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"British Wildlife is the pulsating heart of the UK nature conservation movement"

Matthew Oates, National Trust

"The most important and informative publication on wildlife of our times"

Michael McCarthy, The Independent

"Packed with readable, thoughtful, up to date articles; written by ecologists and naturalists for ecologists and naturalists"

Nick Baker, Presenter and Naturalist

Editorial: A high wind in the tree-tops

By - Keith Kirby

The damage to woodlands caused by the Great Storm of 1987 triggered an urgent response, and uprooted and damaged trees were quickly cleared to make way for replanting. Although this approach may still be required in some circumstances, there has been a shift in the way we view disturbance caused by storms. Keith Kirby discusses the opportunities that storms provide for woodlands and how attitudes regarding woodland recovery have changed.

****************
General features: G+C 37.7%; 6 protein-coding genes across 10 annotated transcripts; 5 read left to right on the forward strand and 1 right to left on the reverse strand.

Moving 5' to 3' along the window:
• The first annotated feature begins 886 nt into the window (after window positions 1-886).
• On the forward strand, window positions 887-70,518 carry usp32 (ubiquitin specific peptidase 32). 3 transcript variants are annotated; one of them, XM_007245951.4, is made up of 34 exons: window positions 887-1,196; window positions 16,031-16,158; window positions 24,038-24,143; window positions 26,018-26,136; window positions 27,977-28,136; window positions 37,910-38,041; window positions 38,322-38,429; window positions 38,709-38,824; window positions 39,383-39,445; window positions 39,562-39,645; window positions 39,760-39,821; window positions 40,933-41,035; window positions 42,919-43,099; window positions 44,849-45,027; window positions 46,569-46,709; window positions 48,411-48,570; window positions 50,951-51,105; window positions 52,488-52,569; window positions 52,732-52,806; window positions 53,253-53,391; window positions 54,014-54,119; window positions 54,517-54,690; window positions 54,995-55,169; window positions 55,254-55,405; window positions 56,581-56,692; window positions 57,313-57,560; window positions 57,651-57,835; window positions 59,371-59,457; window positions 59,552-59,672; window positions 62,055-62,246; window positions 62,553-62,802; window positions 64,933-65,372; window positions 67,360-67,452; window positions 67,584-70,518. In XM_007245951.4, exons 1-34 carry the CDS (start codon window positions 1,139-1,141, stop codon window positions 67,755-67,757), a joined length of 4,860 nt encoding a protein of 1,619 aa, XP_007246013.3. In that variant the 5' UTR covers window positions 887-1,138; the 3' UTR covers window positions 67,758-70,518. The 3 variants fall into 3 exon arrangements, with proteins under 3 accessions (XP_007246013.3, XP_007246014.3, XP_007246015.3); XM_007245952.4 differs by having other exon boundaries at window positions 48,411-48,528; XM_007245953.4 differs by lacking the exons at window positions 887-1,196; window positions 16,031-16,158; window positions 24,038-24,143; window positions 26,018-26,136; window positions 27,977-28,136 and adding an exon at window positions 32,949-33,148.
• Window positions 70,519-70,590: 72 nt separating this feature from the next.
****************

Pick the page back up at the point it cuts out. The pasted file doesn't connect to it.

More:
Arwen, Barra, Corrie, Dudley, Eunice, Franklin, and so the list goes on. The Met Office decided to name storms in 2014 because it felt that this would make people more aware and take storms more seriously, as we certainly had to 35 years ago in the aftermath of events on the night of October 15th 1987 (Grayson 1989).

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"British Wildlife is the pulsating heart of the UK nature conservation movement."

Matthew Oates, National Trust

"The most important and informative publication on wildlife of our times"

Michael McCarthy, The Independent

"Packed with readable, thoughtful, up to date articles; written by ecologists and naturalists for ecologists and naturalists"

Nick Baker, Presenter and Naturalist